Wednesday, 18 July 2012

Much ado about very little

Later today, our legislature in Cardiff will be debating a motion of no confidence in the Health Minister.  Given the respective size of the party groups, it’s likely to be a close vote, but unless there is an element of “differential absenteeism”, it’s a motion which will not be passed.
There’ll be quite a lot of huffing and puffing as the various opposition AMs rise to their hind legs to express their outrage.  It’s at least possible that there will be an occasional instance of genuine outrage, but most of it will be manufactured especially for the occasion – or rather in the hope of getting a brief clip into the BBC report on the debate.
Ultimately, the vote is about one of those monumental irrelevances of which politicians of all shades seem so fond, but which are a real turn off for the rest of us.  Because they’re not debating the threat – whether real or imagined – to local hospitals, nor even the principle as to whether service configurations (the posh euphemism for changes to what hospitals do) need to be made.
No, they’re debating whether or not the government might have done what all known governments in all known countries have done on a regular basis – try to influence the conclusions of an external report to justify their own actions.  And the evidence that the Minister herself was involved, even if such an attempt was made, is rather less than flimsy.  It's a 'bubble' debate of classic proportions.
It’s just as well, of course, that they’re not actually debating the substance of any proposed or mooted changes to the health service in Wales, because the only thing that unites the opposition parties when it comes to the substance is opposition to what Labour propose - whatever Labour might propose.  (And, in the interests of fairness, I think we can say that were there to be a non-Labour Government proposing the same, or indeed any, changes, then Labour would be equally opposed).
Whilst the three opposition parties are all against Plan A, the chances of them ever agreeing on a Plan B are slim, to say the least.  (And that doesn’t only apply in the field of health care.)
In that context, one has to wonder about some of the calls recently for the three opposition parties to work more closely together in the Assembly.  To what end?  It might make for more exciting television news bulletins, and give print reporters something to write about as they try to hype up the drama around the at-best theoretical possibility of a government defeat, but what would it actually achieve?
The only obvious outcome that I can see is to confirm Labour’s narrative that everyone is either with them or with the Tories.  That certainly helps Labour electorally; and it may even help the Tories by painting them very clearly as the main opposition.  But it doesn’t obviously help either Plaid or the Lib Dems - let alone the electorate.  And it tells us little or nothing about any alternative proposals.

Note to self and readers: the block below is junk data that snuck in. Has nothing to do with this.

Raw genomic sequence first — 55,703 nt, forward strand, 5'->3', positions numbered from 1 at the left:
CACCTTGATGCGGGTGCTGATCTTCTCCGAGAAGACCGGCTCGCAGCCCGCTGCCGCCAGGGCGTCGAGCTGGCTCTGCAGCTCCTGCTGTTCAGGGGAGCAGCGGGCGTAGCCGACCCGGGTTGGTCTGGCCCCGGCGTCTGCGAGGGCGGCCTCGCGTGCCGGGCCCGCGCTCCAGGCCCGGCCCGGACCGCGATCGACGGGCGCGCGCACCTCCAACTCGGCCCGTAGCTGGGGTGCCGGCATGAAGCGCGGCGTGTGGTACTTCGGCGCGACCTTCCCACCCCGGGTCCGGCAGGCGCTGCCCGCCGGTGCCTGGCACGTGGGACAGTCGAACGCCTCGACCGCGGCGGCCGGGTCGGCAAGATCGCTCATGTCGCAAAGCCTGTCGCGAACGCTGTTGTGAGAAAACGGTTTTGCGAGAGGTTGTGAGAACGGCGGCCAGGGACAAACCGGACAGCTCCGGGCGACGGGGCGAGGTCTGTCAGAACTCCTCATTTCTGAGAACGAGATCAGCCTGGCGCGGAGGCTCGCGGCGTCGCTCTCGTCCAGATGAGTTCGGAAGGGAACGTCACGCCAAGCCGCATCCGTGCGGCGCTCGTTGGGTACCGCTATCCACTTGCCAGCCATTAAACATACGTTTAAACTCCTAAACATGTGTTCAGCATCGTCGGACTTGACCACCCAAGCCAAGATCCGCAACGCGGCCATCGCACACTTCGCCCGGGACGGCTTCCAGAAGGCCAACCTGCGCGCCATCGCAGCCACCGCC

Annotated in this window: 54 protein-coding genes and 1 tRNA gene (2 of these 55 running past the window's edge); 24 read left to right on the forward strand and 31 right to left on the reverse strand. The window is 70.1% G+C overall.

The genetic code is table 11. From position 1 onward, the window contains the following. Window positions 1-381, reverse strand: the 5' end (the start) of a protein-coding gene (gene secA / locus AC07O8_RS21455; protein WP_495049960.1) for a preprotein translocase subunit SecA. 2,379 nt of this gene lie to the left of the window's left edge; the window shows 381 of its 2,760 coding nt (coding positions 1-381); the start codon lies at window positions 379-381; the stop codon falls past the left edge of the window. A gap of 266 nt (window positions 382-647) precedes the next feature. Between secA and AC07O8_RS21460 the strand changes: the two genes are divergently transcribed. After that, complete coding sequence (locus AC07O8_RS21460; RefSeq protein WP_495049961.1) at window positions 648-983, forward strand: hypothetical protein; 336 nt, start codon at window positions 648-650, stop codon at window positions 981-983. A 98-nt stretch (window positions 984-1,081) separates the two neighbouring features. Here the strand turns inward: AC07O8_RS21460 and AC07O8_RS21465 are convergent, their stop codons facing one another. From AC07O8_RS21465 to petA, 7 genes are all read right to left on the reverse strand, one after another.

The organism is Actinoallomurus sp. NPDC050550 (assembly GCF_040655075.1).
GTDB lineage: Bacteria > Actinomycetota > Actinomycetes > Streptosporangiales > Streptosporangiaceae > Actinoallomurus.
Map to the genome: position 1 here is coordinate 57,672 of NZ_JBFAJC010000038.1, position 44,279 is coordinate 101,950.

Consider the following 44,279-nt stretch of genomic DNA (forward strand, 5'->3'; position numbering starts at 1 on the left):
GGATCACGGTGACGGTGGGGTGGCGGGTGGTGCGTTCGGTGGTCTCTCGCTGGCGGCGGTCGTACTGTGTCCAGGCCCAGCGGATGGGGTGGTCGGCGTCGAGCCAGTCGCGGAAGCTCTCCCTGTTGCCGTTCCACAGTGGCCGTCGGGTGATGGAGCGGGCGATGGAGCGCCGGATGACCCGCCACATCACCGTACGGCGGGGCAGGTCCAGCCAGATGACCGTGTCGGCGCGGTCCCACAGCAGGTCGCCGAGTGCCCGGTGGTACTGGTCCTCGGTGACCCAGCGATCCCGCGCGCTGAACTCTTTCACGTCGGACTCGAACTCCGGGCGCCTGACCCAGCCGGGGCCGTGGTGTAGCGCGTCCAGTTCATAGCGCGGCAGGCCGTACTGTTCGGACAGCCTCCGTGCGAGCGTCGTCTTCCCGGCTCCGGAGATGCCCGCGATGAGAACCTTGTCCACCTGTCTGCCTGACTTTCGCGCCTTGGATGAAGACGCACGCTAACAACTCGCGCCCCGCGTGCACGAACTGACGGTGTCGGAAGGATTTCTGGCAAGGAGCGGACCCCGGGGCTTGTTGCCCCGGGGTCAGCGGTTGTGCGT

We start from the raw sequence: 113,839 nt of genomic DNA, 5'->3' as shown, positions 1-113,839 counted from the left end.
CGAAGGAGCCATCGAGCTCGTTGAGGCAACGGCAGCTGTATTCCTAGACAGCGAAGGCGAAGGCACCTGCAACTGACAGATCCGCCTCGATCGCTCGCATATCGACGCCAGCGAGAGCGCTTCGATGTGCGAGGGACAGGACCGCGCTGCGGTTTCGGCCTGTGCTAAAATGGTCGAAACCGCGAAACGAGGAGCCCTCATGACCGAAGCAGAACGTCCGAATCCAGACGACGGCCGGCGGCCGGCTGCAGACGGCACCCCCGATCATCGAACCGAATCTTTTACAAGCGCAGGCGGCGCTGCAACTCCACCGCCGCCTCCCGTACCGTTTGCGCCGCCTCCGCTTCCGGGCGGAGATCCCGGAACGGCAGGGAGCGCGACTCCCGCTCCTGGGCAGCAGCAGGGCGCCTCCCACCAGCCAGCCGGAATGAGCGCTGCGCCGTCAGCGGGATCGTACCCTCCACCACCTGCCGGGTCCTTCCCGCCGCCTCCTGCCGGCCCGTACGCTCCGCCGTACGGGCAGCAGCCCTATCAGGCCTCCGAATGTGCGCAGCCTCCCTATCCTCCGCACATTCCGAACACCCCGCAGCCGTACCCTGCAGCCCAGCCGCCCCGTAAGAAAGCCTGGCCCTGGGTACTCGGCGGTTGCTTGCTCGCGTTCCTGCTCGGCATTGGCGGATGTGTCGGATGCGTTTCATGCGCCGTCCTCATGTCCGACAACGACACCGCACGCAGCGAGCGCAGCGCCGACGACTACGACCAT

The hope of many of those of us who spent so much time and effort arguing for a new democracy in Wales was to build a different type of institution, not merely to ape the confrontational style of Westminster.  It seems, however, as though many of our AMs, aided and abetted by the media, who are pursuing their own need for something less anodyne to report, are intent on creating a Westminster writ small.  But even Westminster could find a better subject for a motion of no confidence than this one.

4 comments:

Valleys Mam said...

The question for me is how credible is the reports author
if we are pinning reform on what he says he is the one who should be in the spotlight
The minister is an irrelevance.

Anonymous said...

I agree that it would be better to dicuss the principles of the report, however I am disapointed that you are so dismissive of this No Confidence Vote.

What other form of censure have they got? How else can they hold the Government to account and ensure that they cannot continue to mislead the electorate?

If the opposition parties were not to go ahead with the vote of no confidence, then the minister would justify centralisation by claiminig that it was an independent report.

They can't be allowed to mislead (lie) like this and think that they can get away with it.

Anonymous said...

"what all known governments in all known countries have done on a regular basis – try to influence the conclusions of an external report to justify their own actions"

I don't agree with at comment, John. When Elin Jones commissioned scientific reports on the badger cull issue, she did not seek to influence the 'reports', despite various protagonists having pre-disposed views. Scientists were not cajoled or manipulated and the resulting recommendations did not necessarily conclude what was most convenient for the politicians. In fact, the opposite was the case. Such was the lack of political meddling, the scientific reports were self standing and independent, and seen to be so. It took over a year of procrastination for the new administration to find a way to 'reverse the science', with dose of fudge.

John Dixon said...

Anon 1,

I'll come back to the question of 'holding the government to account' and what alternatives there are in a fresh post; it deserves a fuller response than a quick comment here.

On the question of whether the report is or is not 'independent', which was the casus belli for the no confidence motion, I'm simply not convinced that the smoking e-mails proved anything at all.

Anon 2,

I said that all governments do it, I didn't say that all governments do it all the time, only regularly. Identifying a single instance of one government not doing it doesn't disprove the general.